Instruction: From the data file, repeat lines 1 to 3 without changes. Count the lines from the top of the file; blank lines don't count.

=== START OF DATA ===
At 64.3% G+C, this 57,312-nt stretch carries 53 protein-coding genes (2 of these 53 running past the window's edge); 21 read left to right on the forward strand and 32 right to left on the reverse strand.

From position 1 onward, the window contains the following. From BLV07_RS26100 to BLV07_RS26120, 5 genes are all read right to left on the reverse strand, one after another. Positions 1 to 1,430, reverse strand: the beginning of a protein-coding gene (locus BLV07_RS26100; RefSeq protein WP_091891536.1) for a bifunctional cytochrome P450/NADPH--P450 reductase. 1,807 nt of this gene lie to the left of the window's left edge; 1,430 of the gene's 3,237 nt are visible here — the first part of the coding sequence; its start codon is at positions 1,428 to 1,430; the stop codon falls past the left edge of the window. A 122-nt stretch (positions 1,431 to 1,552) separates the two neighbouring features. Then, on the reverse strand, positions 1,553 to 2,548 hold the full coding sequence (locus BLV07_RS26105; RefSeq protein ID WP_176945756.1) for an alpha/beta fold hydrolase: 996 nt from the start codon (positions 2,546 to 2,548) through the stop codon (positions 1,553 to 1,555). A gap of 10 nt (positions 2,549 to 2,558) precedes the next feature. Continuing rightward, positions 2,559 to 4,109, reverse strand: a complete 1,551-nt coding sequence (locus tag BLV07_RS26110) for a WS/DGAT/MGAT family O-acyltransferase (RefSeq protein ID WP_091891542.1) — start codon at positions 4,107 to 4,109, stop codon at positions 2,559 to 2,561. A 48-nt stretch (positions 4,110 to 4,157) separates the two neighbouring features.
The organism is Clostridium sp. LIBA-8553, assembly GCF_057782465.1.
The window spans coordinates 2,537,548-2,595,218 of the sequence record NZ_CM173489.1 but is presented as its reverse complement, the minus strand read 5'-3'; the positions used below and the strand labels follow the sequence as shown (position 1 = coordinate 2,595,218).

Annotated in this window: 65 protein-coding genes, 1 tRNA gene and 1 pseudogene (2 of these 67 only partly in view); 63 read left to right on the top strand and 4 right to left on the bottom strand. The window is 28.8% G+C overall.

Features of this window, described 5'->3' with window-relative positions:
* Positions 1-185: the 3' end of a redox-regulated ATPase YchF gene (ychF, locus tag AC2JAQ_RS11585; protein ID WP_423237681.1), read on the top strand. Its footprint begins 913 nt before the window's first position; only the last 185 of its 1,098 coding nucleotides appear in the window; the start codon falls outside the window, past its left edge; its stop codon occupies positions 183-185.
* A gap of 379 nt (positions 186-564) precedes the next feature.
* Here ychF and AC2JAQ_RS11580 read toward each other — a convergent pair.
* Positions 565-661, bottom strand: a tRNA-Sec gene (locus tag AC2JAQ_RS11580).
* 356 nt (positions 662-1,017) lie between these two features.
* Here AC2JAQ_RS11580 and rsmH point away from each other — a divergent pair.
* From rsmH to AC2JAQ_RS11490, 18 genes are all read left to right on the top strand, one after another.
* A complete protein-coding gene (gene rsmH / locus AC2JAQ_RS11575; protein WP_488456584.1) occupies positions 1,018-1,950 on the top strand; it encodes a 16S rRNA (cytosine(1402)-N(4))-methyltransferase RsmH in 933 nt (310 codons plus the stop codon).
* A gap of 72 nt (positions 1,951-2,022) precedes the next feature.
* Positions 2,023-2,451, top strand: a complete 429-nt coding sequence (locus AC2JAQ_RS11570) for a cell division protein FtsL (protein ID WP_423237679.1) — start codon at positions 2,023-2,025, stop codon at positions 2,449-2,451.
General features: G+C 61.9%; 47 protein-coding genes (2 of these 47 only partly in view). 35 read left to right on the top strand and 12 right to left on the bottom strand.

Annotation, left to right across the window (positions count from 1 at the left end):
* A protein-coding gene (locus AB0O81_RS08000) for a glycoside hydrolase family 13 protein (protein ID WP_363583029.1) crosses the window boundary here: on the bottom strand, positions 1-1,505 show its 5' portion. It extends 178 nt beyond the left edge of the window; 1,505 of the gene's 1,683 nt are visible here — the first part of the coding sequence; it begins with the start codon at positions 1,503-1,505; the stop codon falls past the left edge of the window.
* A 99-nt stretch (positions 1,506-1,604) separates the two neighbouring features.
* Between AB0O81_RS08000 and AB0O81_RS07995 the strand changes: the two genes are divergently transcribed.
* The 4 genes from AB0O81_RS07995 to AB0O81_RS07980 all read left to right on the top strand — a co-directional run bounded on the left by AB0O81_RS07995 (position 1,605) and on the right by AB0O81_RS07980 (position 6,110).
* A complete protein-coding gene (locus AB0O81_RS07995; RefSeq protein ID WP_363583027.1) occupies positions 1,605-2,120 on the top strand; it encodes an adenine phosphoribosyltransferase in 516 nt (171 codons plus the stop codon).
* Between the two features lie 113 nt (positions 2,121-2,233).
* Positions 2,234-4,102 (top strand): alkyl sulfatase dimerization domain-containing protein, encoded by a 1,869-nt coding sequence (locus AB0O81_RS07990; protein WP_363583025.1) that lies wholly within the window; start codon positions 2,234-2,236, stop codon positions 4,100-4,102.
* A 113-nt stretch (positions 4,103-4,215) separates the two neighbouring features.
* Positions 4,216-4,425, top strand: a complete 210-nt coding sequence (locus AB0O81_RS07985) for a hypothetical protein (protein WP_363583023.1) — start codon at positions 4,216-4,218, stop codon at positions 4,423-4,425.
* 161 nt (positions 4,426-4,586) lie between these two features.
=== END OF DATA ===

At 64.3% G+C, this 57,312-nt stretch carries 53 protein-coding genes (2 of these 53 running past the window's edge); 21 read left to right on the forward strand and 32 right to left on the reverse strand.

From position 1 onward, the window contains the following. From BLV07_RS26100 to BLV07_RS26120, 5 genes are all read right to left on the reverse strand, one after another. Positions 1 to 1,430, reverse strand: the beginning of a protein-coding gene (locus BLV07_RS26100; RefSeq protein WP_091891536.1) for a bifunctional cytochrome P450/NADPH--P450 reductase. 1,807 nt of this gene lie to the left of the window's left edge; 1,430 of the gene's 3,237 nt are visible here — the first part of the coding sequence; its start codon is at positions 1,428 to 1,430; the stop codon falls past the left edge of the window. A 122-nt stretch (positions 1,431 to 1,552) separates the two neighbouring features. Then, on the reverse strand, positions 1,553 to 2,548 hold the full coding sequence (locus BLV07_RS26105; RefSeq protein ID WP_176945756.1) for an alpha/beta fold hydrolase: 996 nt from the start codon (positions 2,546 to 2,548) through the stop codon (positions 1,553 to 1,555). A gap of 10 nt (positions 2,549 to 2,558) precedes the next feature. Continuing rightward, positions 2,559 to 4,109, reverse strand: a complete 1,551-nt coding sequence (locus tag BLV07_RS26110) for a WS/DGAT/MGAT family O-acyltransferase (RefSeq protein ID WP_091891542.1) — start codon at positions 4,107 to 4,109, stop codon at positions 2,559 to 2,561. A 48-nt stretch (positions 4,110 to 4,157) separates the two neighbouring features.
The organism is Clostridium sp. LIBA-8553, assembly GCF_057782465.1.